FOM: Ontology in Logic and Mathematics
Joe Shipman
shipman at savera.com
Fri Sep 15 16:49:59 EDT 2000
Roger Jones wrote:
>>my view is that neither logic nor mathematics need or can make any
absolute ontological commitments, and I doubt that a worthwhile
distinction between logic and mathematics can be founded on ontology.<<
This seems correct, if you are talking about "absolute" ontological
commitments. But the kind of ontological commitments made by
mathematics are different in kind. Consider two specific theorems:
1) For all k, l, m there exists n so large that, if you color the
k-element subsets of {1,...,n} with l colors, then there will be a
subset X of cardinality at least m all of whose k-elements subsets have
the same color, and such that the cardinality of X is greater than the
smallest element of X. (Paris-Harrington)
This is provable in ZFC, but any such proof will use the Axiom of
Infinity. Does this mean you must be ontologically committed to the
existence of an infinite set in order to accept this theorem as true?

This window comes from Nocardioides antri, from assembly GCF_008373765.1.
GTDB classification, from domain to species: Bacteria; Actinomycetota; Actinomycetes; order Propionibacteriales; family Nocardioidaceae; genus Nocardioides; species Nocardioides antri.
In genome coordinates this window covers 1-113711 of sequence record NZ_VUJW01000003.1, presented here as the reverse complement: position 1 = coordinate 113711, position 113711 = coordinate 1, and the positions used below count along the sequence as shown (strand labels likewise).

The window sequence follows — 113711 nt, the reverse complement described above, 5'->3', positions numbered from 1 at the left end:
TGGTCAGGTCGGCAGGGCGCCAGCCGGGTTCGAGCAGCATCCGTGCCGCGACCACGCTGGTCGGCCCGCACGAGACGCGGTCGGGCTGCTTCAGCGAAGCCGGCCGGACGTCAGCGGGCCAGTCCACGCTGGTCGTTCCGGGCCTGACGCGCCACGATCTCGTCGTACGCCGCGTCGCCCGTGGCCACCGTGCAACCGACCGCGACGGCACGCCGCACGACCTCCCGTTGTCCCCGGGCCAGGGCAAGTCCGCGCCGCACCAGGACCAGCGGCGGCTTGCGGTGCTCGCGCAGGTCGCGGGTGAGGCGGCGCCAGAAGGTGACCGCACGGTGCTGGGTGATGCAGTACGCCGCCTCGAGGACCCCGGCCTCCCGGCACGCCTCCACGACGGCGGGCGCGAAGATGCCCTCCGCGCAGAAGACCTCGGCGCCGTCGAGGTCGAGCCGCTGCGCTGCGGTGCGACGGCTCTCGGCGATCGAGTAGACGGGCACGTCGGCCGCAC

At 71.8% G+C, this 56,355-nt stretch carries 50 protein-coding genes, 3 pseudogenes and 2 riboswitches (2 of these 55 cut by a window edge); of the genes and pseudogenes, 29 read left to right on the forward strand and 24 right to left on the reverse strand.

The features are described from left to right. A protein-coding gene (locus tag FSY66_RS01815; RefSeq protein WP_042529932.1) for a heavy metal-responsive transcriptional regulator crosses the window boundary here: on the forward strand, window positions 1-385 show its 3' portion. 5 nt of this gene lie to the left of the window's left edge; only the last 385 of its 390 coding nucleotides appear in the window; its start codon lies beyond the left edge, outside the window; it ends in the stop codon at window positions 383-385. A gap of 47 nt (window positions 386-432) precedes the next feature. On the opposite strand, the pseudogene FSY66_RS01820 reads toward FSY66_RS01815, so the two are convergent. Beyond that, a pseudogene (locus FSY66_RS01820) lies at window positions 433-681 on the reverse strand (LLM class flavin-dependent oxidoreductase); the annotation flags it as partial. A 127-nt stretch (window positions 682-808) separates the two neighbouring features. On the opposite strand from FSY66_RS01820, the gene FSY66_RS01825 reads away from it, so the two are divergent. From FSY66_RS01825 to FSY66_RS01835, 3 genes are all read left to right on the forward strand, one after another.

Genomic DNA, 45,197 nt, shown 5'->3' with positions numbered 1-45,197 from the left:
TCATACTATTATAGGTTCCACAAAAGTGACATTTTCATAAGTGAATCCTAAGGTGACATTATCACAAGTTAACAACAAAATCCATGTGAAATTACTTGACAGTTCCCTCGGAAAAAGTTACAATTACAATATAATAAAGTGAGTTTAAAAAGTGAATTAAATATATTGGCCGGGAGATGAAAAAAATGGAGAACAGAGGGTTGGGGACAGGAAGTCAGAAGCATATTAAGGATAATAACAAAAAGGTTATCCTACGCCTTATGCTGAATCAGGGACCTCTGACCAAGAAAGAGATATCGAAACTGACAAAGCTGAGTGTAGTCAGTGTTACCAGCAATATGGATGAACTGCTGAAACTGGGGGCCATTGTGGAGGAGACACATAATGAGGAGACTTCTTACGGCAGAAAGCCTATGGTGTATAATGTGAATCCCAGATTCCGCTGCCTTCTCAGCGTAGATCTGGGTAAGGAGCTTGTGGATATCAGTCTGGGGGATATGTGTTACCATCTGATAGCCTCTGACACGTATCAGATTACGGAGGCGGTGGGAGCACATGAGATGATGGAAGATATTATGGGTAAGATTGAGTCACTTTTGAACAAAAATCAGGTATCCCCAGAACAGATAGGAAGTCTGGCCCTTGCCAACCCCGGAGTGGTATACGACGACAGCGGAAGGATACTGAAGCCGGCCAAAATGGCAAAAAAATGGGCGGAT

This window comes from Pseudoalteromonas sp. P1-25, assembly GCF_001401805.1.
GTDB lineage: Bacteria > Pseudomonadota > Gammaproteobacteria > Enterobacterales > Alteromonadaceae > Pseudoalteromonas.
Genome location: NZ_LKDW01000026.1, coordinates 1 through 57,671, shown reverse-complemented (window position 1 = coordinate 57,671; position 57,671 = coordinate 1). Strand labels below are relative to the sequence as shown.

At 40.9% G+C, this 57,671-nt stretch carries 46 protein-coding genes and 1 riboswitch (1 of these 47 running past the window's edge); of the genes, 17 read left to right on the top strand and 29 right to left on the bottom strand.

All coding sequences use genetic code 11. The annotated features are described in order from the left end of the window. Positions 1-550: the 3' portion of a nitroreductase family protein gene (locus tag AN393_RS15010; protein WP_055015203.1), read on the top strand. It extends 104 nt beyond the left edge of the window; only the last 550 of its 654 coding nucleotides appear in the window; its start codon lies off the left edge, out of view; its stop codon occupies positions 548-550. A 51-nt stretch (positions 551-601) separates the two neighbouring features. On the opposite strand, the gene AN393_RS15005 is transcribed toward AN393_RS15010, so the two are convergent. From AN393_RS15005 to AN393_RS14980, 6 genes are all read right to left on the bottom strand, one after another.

2) The set of finite trees is well-quasi-ordered under the relation of
embeddability (A embeds in B if you can map vertices of A into vertices
of B and edges of A into disjoint paths of B preserving incidence).
(Kruskal, metamathematical analysis by Friedman; equivalent versions
exist which talk only about finite sets.)
This is provable in ZFC, but any such proof will involve both the Axiom
of Infinity and the Power Set axiom. Does this mean you must be
ontologically committed to the existence of an uncountable set in order
to accept this theorem as true?
-- Joe Shipman
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